IHS estimates that wearable-technology companies could sell up to 9.4 million devices by 2016, a figure that includes smart glasses, smart wristbands and smart watches. However, privacy advocates warn that users must think carefully about giving companies even more streams of data about their lives.
While Google has not offered official guidance on how it plans to navigate the privacy or etiquette questions surrounding its Google Glass project, some developers have addressed the topic. Alexandria, VA-based developer Noble Ackerson has created etiquette tip cards that aim to dispel some of the myths about people wearing these devices.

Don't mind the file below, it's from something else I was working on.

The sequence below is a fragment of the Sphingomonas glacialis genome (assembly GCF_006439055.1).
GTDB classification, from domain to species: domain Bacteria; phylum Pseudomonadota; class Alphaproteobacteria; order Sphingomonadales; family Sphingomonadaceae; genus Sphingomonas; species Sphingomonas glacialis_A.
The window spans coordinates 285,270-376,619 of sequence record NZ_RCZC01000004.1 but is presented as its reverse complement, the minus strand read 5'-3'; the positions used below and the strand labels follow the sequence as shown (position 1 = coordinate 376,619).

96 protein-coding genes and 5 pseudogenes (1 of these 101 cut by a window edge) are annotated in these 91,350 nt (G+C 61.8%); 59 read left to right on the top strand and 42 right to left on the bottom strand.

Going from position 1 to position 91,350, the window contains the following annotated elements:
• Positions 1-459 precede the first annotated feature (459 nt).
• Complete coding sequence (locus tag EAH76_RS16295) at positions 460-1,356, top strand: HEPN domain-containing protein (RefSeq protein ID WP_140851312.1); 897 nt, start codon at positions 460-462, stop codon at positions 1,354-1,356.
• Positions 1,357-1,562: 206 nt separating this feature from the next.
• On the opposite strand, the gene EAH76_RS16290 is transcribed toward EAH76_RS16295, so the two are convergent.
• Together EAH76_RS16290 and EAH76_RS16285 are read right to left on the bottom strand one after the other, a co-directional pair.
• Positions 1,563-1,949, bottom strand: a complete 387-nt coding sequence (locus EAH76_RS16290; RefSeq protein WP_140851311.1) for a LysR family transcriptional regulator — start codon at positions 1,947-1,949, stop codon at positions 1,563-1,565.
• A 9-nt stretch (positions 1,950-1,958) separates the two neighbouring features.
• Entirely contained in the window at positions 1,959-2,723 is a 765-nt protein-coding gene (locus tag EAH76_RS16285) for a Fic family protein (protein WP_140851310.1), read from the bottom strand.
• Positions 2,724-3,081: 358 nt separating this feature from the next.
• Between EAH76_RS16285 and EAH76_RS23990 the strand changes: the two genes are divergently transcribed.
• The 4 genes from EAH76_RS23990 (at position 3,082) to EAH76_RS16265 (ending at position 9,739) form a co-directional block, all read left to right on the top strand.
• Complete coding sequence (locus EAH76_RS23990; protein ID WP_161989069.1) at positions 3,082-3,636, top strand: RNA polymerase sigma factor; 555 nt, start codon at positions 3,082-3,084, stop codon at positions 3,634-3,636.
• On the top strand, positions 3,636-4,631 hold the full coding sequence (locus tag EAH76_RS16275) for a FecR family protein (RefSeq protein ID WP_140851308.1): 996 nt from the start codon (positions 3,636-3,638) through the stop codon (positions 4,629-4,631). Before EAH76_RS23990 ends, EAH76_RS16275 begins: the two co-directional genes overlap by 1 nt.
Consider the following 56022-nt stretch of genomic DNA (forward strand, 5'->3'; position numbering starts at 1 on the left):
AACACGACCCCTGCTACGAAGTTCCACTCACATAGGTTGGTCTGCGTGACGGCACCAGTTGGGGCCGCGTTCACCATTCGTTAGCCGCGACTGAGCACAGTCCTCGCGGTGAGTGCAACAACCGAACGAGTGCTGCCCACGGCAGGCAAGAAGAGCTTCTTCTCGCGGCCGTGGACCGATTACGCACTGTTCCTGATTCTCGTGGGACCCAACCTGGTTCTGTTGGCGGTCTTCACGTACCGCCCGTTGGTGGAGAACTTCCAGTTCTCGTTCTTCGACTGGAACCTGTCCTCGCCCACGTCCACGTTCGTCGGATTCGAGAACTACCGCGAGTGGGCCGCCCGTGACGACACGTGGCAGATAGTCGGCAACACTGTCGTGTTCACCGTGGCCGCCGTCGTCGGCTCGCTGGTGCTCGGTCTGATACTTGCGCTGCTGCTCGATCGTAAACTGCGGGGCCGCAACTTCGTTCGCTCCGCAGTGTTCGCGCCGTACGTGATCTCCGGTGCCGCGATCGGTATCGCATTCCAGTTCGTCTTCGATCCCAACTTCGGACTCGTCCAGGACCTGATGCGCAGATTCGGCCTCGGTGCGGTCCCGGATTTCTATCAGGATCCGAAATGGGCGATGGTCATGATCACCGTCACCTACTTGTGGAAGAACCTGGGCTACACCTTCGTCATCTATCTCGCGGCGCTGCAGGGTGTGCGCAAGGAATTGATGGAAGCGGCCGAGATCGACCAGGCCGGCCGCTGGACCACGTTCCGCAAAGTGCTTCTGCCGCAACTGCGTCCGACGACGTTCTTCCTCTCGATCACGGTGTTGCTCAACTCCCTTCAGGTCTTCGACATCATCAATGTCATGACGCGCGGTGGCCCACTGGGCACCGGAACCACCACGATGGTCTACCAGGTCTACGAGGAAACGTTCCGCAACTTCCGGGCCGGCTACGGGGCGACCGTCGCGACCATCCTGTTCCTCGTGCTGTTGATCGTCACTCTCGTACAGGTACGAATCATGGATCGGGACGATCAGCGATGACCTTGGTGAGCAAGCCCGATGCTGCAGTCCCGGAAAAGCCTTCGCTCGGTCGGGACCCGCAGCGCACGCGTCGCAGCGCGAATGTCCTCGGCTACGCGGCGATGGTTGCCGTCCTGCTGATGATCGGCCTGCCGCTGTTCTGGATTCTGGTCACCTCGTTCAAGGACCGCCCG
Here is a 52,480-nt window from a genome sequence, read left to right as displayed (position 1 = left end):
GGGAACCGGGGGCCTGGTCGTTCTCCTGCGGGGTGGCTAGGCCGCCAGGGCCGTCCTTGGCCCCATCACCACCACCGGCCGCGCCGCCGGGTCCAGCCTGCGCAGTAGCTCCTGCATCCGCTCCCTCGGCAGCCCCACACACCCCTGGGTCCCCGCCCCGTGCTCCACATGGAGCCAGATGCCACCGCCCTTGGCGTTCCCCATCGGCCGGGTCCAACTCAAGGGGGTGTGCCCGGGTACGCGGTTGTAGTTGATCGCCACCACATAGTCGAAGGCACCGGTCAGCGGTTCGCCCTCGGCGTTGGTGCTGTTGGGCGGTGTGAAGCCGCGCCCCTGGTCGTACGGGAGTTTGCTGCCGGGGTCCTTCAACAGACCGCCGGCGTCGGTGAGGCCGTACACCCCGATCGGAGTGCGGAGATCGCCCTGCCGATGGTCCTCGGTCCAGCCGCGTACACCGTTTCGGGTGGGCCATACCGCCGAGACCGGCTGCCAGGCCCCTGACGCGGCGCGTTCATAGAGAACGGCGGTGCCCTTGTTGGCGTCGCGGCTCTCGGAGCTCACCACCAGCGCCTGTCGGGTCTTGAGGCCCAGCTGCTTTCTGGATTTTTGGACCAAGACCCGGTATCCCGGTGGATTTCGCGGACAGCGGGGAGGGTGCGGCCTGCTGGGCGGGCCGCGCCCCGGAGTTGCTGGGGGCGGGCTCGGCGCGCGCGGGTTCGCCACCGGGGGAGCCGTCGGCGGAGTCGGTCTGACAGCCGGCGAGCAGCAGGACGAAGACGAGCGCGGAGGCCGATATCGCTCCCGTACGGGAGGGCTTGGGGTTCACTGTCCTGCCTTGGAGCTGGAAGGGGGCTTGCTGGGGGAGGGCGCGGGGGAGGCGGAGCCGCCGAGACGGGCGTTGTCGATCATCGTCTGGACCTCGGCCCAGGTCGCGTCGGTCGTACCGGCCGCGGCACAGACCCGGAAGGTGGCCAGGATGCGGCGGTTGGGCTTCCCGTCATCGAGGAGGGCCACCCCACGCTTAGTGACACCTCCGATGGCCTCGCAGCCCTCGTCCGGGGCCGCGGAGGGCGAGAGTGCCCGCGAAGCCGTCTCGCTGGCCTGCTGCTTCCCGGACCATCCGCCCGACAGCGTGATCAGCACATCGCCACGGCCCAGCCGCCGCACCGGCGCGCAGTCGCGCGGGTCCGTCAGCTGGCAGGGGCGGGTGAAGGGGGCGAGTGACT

Additionally, fashion companies will work with technology firms to create more-attractive devices.
"If these products make our lives better, it could very well become something that makes its way into every household," says NPD Group fashion analyst Marshal Cohen.
Google Glass could accelerate the wearable tech world in the same way that Apple's iPad facilitated the tablet market, because the company can use its strength as a software developer to build useful programs to make Glass more commonplace.
From The Washington Post
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